- Bernadette JuarezDeputy Administrator of APHIS
- Kevin SheaAdminstrator of APHIS
- Gil HardenAssistant Inspector General for Audit at USDA
- Mike YoungActing Secretary of Agriculture
Demand that the USDA Restore Its Puppy Mill Inspection Database
On February 3, 2017, the USDA barred the public from viewing its online database of licensed dog and cat breeding facilities. The USDA also terminated public access to the inspection reports of those facilities. We are demanding that the USDA reverse these decisions.
Without a database, the public cannot easily discover if a dog or cat breeder has been abusing animals at their facility. This allows unscrupulous breeders and pet shops to deceive consumers and keep harming animals, outside of public scrutiny.
Many cities and states regulate or ban the sale of puppy mill animals, but without timely access to the USDA’s information they cannot properly enforce their laws. Municipalities that wish to enact similar regulations also need USDA reports when determining if their local pet shops use puppy mill breeders who violate the Animal Welfare Act.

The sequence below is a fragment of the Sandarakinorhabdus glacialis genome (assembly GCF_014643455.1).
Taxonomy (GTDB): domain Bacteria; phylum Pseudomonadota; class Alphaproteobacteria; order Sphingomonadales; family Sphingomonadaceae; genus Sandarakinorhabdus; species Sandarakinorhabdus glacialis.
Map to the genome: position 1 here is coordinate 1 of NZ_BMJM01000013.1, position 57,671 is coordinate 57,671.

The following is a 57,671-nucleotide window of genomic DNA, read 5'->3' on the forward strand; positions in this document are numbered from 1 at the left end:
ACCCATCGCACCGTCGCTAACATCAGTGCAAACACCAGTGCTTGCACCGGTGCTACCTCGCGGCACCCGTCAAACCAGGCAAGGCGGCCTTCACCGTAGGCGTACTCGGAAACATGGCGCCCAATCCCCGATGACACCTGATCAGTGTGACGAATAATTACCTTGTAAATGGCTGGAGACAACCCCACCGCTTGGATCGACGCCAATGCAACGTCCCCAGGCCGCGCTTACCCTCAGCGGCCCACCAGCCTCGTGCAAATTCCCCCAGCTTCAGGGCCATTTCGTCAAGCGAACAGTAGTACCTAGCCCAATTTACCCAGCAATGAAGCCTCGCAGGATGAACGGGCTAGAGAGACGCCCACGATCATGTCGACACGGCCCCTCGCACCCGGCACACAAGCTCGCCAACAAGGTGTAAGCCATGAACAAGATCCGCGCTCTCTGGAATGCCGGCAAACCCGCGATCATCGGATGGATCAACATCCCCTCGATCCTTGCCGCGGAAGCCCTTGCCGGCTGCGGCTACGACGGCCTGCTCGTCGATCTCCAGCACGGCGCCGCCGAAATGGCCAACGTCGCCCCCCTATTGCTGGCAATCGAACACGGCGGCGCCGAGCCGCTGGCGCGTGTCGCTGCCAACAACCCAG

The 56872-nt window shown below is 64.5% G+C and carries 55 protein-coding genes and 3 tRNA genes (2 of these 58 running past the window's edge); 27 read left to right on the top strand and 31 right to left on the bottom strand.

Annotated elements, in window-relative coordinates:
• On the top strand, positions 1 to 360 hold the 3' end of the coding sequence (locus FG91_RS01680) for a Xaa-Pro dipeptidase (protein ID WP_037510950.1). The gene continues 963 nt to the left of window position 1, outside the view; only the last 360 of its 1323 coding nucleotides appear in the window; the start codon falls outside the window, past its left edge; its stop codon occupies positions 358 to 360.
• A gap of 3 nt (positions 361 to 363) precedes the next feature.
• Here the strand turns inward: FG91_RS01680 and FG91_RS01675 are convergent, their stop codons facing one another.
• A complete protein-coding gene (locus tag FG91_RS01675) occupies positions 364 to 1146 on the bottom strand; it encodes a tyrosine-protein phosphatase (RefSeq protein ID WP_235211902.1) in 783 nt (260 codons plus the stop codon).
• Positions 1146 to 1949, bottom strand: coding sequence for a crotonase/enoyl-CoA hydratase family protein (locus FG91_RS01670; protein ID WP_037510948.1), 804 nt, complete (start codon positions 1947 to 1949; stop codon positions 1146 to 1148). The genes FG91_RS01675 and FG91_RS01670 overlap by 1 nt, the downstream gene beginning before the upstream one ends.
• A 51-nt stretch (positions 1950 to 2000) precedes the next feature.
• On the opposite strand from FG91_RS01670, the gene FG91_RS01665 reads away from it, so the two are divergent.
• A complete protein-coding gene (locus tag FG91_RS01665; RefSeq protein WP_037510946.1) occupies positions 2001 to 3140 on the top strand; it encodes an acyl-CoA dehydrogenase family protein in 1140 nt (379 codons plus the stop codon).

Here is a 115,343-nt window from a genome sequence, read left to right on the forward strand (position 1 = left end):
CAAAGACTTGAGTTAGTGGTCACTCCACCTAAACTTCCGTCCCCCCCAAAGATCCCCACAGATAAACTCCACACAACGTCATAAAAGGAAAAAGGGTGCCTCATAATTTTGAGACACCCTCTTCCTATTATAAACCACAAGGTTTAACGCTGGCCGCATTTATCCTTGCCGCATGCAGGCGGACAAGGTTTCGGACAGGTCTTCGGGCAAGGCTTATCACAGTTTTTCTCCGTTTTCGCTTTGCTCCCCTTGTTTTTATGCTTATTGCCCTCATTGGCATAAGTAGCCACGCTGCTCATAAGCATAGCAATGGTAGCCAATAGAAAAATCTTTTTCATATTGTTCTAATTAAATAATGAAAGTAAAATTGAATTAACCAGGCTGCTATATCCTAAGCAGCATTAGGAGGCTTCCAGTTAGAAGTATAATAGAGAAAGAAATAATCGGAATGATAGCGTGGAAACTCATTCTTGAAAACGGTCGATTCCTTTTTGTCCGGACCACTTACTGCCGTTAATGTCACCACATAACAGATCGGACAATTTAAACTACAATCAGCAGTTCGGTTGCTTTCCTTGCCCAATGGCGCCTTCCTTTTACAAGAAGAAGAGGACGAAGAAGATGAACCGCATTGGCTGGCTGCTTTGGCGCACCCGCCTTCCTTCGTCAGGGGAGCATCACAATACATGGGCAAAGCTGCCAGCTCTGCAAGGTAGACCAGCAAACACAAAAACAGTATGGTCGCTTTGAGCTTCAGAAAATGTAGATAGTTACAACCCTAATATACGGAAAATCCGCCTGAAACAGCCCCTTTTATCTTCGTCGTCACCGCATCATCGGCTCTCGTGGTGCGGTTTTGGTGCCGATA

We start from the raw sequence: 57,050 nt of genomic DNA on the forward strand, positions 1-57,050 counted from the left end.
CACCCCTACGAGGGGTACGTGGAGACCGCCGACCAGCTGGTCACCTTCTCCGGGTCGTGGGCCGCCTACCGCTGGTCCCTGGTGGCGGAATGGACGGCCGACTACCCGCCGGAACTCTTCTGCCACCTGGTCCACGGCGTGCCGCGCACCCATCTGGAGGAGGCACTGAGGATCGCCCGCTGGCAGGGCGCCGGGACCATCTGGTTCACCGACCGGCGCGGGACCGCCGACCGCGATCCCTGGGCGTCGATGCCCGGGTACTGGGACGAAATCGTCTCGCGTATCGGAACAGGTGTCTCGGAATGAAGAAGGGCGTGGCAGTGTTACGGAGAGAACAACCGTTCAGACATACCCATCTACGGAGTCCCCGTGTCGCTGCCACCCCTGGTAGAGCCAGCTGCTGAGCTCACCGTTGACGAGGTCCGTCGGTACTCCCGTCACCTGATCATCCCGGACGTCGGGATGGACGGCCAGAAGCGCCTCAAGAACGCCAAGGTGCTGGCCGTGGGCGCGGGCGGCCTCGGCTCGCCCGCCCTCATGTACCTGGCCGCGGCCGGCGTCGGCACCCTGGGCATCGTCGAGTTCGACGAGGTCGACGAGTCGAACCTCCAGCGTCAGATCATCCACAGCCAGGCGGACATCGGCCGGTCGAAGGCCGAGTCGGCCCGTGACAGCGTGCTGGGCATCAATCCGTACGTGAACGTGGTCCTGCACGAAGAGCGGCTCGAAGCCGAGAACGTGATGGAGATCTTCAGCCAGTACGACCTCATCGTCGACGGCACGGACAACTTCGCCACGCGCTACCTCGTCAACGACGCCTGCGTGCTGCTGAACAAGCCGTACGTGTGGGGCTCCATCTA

Here is the USDA’s official statement on their change of policy: https://www.aphis.usda.gov/aphis/ourfocus/animalwelfare/enforcementactions
Please sign the petition today, demanding a return to transparency and an immediate reversal of this action.
- Deputy Administrator of APHIS
- Adminstrator of APHIS
- Assistant Inspector General for Audit at USDA
- Acting Secretary of Agriculture
- United States Department of Agriculture (USDA)
I demand that the USDA restore its online database of regulated entities on the APHIS website. The USDA must also make its records of Animal Welfare Act inspection reports and violations publicly accessible on its website again. These are taxpayer-funded documents, which are regularly requested and needed by the public in a timely manner.
Without a database, the public cannot easily discover if licensed facilities have been violating the Animal Welfare Act. This allows unscrupulous facilities and pet shops to deceive consumers, and it permits USDA-licensed facilities to mistreat animals outside of public scrutiny.
Many cities, counties, and states regulate or ban the sale of commercially bred animals, but without timely access to the USDA’s information, they cannot properly enforce their laws. Municipalities that wish to enact similar regulations also need USDA reports to determine if their local pet shops use breeders who violate the Animal Welfare Act. The public should not have to use lengthy Freedom of Information Act procedures to access reports.
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